2014 Pinewood Derby - The Boy Isn't Going to Win...

Planning - Blue Steel Part Deux

We wanted to use a simple shape - to reduce the amount of time in the shop. The troop was really lucky to have access to a workshop with everything needed to convert a block of wood into a racing machine.

Our plan was to go to the preparation event with the full design in hand, run the block through the band saw, do a bit of drill work to manage weight placement, sand lightly and walk away.

Mistake #1

When transferring the design to the side of the pine block, I rotated the block to get a better angle for tracing a pencil line down the edge. We went to the preparation event, did our cut-out, light sanding, weighed in, then walked out. According to plan. 

At home, we were dry-fitting the weights when we discovered that the large weight would be slightly behind the rear axle. This would not be the optimum placement since the car might pop a wheelie at the bottom of the ramp. On further examination, I had reversed the wheelbase when drawing the line for the cut. 

OK, so we had to go to the make up session. 

Lesson #1

In order to counter-sink our weights, we used a drill press with a bit that the same diameter as a quarter. Three drill holes on the back of the car, a bit of work with a chisel, and we could slide in a second layer of weights. Based on the preliminary weight-in, it looked like two (2) quarters would do the trick. I do want to build a car and call it 50-cent, but the boy doesn't get the joke.

Make Up Session

For the make up session we double (triple, quadruple) checked the layout and the wheel-base. We cut the simple form, and then went back to the drill press. Our first build required some chisel work to get the groove size correct - we wanted to skip that additional work. We reset the bit-depth so that the drill would not penetrate all the way through the vehicle then used a bit just slightly larger than a quarter.

This round was much easier - squaring out the round corners with a chisel, then flattening the bottom of the groove where the tip of the bit counter-sunk into the pine. Finally, we went over to the belt sander and worked out all of the rough spots.

It's amazing how fast you can get all of this done when you know what you are doing.

Non-Make Up Session

Last year we used Krylon primer and metallic blue paint with silver glitter. This year the boy wants to go au-natural - with no paint at all. Pine and lead... nice.

Formal Weight-In and Turn In

Next week is the formal weight in session. We will have to hand-over the car until after the races are complete.

Fingers crossed that we do as well as last year.


How to Use Feedly

How to use Feedly

RazorSocial just posted a blog "How to Use Feedly for Tracking Blogs". I've been a Feedly fan since the demise of Google Reader, and had a popular post in 2011 which outlined how to use Google Reader to follow Twitter hashtags "Google Reader Tames Twitter Stream" and Facebook pages.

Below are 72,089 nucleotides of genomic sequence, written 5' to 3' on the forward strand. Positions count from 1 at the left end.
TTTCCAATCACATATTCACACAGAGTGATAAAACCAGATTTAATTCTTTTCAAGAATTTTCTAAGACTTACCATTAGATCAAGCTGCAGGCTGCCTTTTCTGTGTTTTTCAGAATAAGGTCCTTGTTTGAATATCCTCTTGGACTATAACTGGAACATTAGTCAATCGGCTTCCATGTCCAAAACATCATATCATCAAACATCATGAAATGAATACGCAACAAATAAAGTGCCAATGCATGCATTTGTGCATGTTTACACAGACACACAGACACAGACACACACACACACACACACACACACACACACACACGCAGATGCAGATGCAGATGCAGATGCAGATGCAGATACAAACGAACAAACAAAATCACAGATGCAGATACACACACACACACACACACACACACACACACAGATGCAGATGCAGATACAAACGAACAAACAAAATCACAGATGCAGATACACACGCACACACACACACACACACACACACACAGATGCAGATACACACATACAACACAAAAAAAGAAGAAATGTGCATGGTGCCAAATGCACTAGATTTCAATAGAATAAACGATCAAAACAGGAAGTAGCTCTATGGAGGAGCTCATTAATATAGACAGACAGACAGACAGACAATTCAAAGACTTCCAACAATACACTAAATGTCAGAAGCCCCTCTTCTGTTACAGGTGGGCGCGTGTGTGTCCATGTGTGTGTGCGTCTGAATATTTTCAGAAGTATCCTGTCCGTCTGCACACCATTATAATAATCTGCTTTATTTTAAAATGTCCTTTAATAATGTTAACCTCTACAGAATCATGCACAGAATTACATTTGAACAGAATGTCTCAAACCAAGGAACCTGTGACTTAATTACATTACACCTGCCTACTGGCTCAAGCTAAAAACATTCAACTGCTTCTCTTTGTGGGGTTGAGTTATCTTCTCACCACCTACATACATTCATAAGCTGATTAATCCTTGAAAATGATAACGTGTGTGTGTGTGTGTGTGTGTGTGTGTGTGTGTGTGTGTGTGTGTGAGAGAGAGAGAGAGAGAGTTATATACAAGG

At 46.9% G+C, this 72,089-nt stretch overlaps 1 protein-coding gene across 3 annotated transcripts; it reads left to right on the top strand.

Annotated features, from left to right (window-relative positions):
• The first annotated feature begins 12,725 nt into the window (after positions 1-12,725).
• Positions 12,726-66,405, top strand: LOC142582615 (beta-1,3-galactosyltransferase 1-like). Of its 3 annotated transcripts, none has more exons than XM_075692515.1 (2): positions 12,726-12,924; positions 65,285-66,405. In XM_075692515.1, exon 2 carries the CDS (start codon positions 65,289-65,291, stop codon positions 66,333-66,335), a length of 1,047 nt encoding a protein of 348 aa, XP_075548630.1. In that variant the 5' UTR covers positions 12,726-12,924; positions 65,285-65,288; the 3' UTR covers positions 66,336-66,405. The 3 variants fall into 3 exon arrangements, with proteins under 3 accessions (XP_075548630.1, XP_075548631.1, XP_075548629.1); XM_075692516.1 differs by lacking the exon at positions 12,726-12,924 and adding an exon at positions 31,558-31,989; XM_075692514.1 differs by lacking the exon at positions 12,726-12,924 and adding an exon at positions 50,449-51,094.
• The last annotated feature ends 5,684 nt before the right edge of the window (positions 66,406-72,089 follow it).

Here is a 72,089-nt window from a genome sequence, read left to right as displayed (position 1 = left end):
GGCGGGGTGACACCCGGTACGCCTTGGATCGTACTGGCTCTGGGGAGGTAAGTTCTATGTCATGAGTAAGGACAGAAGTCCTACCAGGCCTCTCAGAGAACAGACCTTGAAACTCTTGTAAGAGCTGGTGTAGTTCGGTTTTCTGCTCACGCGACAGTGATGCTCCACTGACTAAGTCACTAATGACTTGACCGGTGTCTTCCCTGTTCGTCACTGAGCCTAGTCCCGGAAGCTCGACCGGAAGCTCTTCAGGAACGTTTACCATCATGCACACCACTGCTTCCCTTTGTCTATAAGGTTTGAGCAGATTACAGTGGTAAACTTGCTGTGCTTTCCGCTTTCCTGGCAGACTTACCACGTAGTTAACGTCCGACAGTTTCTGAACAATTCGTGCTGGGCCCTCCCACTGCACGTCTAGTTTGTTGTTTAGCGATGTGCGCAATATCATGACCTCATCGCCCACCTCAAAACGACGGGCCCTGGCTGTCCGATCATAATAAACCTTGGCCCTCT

While Google Reader had the flexibility to track Twitter hashtags, and Facebook pages, it is not clear that Feedly has added this functionality.

Feedly Organization

The "organize" features of Feedly do allow quick sorting/grouping of blog topics. This is a snip showing layout in the left-hand margin for my account. I use four major groups to sort the data, and Feedly show the total number of unread articles (237), and the number of unread items in each group. I read 45 blogs via Feedly, and simply don't know of a faster method to collect and organize my list.

Behind the scenes is a drag-and-drop interface for organization. My "A Economists" list is a collection of favorites - which always get first read. The Z-Other Economists still get some of my attention - but time constraints drive priorities.

Click for larger picture.
Drag and Drop interface for sorting/grouping your blogs.

New Feature for Twitter

Feedly did incorporate a new feature into their "Tweet This" functionality. The prior version simply sent the title of the article, a link and a "via Feedly" tag. At the end of 2014 they updated this feature to use hashtags - so "via Feedly" became #Feedly, and, the group name from your organizer is also sent (#xoloandmacro is my group).

If you are judicious in your naming convention, you can Tweet messages and links directly to a specific Twitter hashtag.

Bottom Line:

  • Feedly provides a great blog consolidation platform - with quick collection, organization and reading.
  • Setup and organization (and re-organization) is simple
  • User Interface is the same on my PC, my Android tablet and my Kindle Fire, and functionality is the same across all three 
  • It has decent "push" functionality (to Twitter, to OneNote, etc.) but for pulling data it is not as flexible as the deceased Google Reader.

Feedly Feature Wish List:

  1. Simplify a data pull from Twitter and Facebook and Instagram.
  2. Improve your online Help, or create a user community.



Thursday, January 15, 2015

Garmin Vivofit - 400000 Step Update

Garmin Vivofit 400,000 Step Update

400000 Steps
This is an update to my blog: Garmin Vivofit - the First 300,000 Steps.